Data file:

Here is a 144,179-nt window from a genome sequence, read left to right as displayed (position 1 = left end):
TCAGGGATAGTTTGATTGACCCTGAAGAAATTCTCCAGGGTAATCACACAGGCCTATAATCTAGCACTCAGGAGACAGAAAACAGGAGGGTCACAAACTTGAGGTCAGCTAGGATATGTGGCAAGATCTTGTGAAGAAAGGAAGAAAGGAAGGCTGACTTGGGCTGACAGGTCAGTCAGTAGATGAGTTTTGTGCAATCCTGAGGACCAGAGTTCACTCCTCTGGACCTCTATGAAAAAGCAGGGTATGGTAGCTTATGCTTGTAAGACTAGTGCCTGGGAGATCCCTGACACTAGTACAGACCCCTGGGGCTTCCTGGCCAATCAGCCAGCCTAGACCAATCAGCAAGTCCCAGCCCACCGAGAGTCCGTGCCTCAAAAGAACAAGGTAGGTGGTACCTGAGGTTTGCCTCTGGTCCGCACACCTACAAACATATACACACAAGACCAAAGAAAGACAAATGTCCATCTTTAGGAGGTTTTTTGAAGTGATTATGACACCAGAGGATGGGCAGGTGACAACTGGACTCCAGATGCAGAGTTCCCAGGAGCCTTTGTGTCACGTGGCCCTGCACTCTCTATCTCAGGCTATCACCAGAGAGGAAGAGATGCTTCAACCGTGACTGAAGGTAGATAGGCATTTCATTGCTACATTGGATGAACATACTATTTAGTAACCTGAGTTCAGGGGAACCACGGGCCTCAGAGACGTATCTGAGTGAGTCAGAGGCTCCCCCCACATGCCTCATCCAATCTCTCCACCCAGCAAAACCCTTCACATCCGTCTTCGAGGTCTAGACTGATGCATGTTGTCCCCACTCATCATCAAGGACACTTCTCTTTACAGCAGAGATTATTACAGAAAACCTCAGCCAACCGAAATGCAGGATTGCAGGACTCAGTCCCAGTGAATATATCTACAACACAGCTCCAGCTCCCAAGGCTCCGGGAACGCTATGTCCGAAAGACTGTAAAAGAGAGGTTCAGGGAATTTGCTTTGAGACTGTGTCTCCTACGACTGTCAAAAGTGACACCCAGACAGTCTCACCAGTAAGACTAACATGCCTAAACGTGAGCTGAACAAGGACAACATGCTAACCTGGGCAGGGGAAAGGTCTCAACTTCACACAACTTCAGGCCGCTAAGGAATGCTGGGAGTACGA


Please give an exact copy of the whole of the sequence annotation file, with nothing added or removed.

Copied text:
Here is a 144,179-nt window from a genome sequence, read left to right as displayed (position 1 = left end):
TCAGGGATAGTTTGATTGACCCTGAAGAAATTCTCCAGGGTAATCACACAGGCCTATAATCTAGCACTCAGGAGACAGAAAACAGGAGGGTCACAAACTTGAGGTCAGCTAGGATATGTGGCAAGATCTTGTGAAGAAAGGAAGAAAGGAAGGCTGACTTGGGCTGACAGGTCAGTCAGTAGATGAGTTTTGTGCAATCCTGAGGACCAGAGTTCACTCCTCTGGACCTCTATGAAAAAGCAGGGTATGGTAGCTTATGCTTGTAAGACTAGTGCCTGGGAGATCCCTGACACTAGTACAGACCCCTGGGGCTTCCTGGCCAATCAGCCAGCCTAGACCAATCAGCAAGTCCCAGCCCACCGAGAGTCCGTGCCTCAAAAGAACAAGGTAGGTGGTACCTGAGGTTTGCCTCTGGTCCGCACACCTACAAACATATACACACAAGACCAAAGAAAGACAAATGTCCATCTTTAGGAGGTTTTTTGAAGTGATTATGACACCAGAGGATGGGCAGGTGACAACTGGACTCCAGATGCAGAGTTCCCAGGAGCCTTTGTGTCACGTGGCCCTGCACTCTCTATCTCAGGCTATCACCAGAGAGGAAGAGATGCTTCAACCGTGACTGAAGGTAGATAGGCATTTCATTGCTACATTGGATGAACATACTATTTAGTAACCTGAGTTCAGGGGAACCACGGGCCTCAGAGACGTATCTGAGTGAGTCAGAGGCTCCCCCCACATGCCTCATCCAATCTCTCCACCCAGCAAAACCCTTCACATCCGTCTTCGAGGTCTAGACTGATGCATGTTGTCCCCACTCATCATCAAGGACACTTCTCTTTACAGCAGAGATTATTACAGAAAACCTCAGCCAACCGAAATGCAGGATTGCAGGACTCAGTCCCAGTGAATATATCTACAACACAGCTCCAGCTCCCAAGGCTCCGGGAACGCTATGTCCGAAAGACTGTAAAAGAGAGGTTCAGGGAATTTGCTTTGAGACTGTGTCTCCTACGACTGTCAAAAGTGACACCCAGACAGTCTCACCAGTAAGACTAACATGCCTAAACGTGAGCTGAACAAGGACAACATGCTAACCTGGGCAGGGGAAAGGTCTCAACTTCACACAACTTCAGGCCGCTAAGGAATGCTGGGAGTACGA